Just two weeks ago, the Boston area experienced unbearable days with subzero temperatures. Although it was brutal, the temperature was even lower in the Midwest and reached -51 degrees Fahrenheit due to the polar vortex. Videos went viral of people throwing boiling water — which would turn into ice crystals — in the air to emphasize the cold. What also went viral, however, were the stories of many homeless people in Chicago who stressed their fear of being without shelter in the literal deadly cold.
Similarly, inmates at a federal prison in Brooklyn were left in the dark and without heat for an entire weekend after the facility lost electricity. They banged on anything with a surface to get attention, protesting the inhumane conditions, and eventually became the subjects of a national conversation. However, this pattern in the treatment of both the homeless and the incarcerated in America needs to be discussed. Although these are isolated incidents, they do demonstrate the lack of regard for both groups in this country and the barbaric conditions that they are expected to live in.
I’m not suggesting that people did not step up. In Chicago, an anonymous individual paid for hotel rooms for many homeless people who had been seeking refuge from the cold in tents. Many others donated propane tanks to keep them warm. While these acts of humanitarianism should be commended, the lives of the homeless should not be in the hands of a few people who have both the assets and the good-will to help. Only about 70 people were given the opportunity to stay in hotels, but the homeless population in Chicago exceeds 5,000.
With temperatures as dangerously low as they were, the government — on either the federal or state level — should have implemented measures and provided accommodations to ensure that the homeless population not just in Chicago but in the entire Midwest was taken care of. And this is not as crazy of an idea as it might sound. For instance, when I visited India over winter break, I was told that the homeless population in Jaipur — one of India’s most populous states — was offered some form of accommodations during the winter months to ensure that they wouldn’t become ill due to the cold. It is important to remember that this sort of program is happening in a nation with the second highest population in the world. Furthermore, this is a recurring program, yet the US couldn’t even create one that would last for a week or two when the temperatures were dangerously low.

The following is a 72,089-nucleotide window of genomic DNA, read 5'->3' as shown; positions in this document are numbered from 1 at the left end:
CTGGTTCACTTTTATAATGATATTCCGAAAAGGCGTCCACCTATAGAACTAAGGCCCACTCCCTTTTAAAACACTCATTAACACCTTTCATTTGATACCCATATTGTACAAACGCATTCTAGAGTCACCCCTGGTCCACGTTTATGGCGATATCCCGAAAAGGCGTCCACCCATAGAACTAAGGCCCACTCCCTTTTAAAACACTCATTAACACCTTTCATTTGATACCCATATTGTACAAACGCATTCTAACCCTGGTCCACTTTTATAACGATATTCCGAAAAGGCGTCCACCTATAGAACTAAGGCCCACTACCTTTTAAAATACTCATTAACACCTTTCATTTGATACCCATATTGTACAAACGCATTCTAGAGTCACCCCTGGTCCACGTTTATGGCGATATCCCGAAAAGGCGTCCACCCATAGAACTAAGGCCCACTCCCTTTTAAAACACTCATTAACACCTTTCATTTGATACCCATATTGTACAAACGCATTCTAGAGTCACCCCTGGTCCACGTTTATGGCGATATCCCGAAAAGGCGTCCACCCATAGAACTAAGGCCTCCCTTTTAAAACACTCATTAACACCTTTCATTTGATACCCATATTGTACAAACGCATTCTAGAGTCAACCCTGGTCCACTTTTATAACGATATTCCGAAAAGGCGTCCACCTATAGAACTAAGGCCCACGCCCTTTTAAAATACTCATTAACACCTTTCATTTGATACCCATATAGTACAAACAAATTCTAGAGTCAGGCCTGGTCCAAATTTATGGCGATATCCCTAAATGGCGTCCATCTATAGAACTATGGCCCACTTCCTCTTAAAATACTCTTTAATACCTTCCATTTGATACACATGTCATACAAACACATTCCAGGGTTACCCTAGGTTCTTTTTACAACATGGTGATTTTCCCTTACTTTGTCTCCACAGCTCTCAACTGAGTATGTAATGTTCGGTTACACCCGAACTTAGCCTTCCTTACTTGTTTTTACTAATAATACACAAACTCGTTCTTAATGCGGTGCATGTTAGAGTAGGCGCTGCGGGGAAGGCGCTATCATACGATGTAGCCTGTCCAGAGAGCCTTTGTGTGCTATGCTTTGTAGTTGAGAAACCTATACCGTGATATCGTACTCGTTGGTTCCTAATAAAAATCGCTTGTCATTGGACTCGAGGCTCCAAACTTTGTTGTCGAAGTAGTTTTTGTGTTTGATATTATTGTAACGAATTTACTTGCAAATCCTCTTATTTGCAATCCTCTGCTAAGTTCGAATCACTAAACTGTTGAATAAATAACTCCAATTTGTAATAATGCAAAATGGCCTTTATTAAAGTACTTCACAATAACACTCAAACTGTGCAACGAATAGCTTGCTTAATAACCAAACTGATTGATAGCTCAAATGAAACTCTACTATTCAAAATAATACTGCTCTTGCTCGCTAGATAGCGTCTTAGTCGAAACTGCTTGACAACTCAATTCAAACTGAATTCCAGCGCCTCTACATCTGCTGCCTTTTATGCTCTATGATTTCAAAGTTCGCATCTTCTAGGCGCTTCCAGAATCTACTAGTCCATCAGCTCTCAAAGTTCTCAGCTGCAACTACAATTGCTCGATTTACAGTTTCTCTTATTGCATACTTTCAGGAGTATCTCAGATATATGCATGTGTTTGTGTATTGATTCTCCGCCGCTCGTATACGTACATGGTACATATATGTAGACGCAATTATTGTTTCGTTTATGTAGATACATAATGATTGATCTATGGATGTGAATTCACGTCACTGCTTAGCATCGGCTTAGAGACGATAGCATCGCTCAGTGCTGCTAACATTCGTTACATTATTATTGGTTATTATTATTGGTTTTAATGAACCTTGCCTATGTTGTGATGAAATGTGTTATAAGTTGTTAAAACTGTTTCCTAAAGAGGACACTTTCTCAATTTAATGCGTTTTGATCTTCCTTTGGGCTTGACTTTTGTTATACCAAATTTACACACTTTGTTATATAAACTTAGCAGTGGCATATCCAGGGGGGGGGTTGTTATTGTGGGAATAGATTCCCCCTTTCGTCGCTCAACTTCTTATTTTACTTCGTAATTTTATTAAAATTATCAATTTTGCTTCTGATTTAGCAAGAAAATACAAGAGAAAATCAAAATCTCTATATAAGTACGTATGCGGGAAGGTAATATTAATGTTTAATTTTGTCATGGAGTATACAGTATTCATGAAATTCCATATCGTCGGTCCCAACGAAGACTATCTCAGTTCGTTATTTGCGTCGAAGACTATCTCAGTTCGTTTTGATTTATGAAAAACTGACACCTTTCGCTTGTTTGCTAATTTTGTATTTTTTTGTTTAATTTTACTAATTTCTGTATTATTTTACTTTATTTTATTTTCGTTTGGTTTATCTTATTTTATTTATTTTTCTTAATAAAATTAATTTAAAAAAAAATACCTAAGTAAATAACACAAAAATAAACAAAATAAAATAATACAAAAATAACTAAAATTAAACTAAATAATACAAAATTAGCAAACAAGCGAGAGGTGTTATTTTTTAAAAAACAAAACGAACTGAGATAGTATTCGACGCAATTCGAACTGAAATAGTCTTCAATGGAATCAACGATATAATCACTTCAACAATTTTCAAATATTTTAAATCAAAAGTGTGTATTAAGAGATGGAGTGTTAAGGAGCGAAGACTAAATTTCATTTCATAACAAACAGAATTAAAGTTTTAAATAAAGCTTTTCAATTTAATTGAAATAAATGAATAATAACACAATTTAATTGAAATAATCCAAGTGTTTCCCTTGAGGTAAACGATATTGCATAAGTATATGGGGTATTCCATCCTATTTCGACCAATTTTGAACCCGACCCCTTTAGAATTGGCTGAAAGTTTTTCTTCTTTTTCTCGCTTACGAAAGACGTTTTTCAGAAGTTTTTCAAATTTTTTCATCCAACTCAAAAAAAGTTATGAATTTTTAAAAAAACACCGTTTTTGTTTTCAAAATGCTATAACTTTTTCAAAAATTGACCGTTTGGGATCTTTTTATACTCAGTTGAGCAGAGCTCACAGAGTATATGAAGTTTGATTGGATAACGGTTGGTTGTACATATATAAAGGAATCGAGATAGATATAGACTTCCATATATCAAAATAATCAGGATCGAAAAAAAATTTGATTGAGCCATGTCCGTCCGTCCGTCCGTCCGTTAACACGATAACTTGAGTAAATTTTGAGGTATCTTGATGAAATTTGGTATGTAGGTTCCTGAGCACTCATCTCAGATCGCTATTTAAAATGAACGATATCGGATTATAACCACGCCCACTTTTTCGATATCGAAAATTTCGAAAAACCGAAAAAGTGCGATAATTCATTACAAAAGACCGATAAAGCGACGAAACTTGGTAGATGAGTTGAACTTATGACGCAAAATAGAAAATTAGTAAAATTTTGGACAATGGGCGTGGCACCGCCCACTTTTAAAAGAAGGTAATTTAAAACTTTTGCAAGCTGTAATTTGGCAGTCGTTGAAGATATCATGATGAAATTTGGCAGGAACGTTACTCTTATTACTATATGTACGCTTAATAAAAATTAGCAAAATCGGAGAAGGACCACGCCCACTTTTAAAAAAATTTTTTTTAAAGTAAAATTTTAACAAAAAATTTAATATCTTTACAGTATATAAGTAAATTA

With regards to the Brooklyn prison, similar questions can be raised. Why was so little action taken when people were freezing in dark cells for over a weekend? The living standards in American prisons are nowhere near those of other prisons — like Finland’s, where the government actively attempts to reintegrate prisoners into society by maintaining an “open prison” — and that is a problem.
While these may seem like two issues that have little impact, they speak to a larger issue: the United States has repeatedly overlooked the standard of living for both the incarcerated and the homeless. Before working on reintegrating both populations into society again — a topic of discussion that has become increasingly popular — we have to ensure that simple accommodations and assistance is provided to both groups during dire times when just a building with heating would have gone a long way.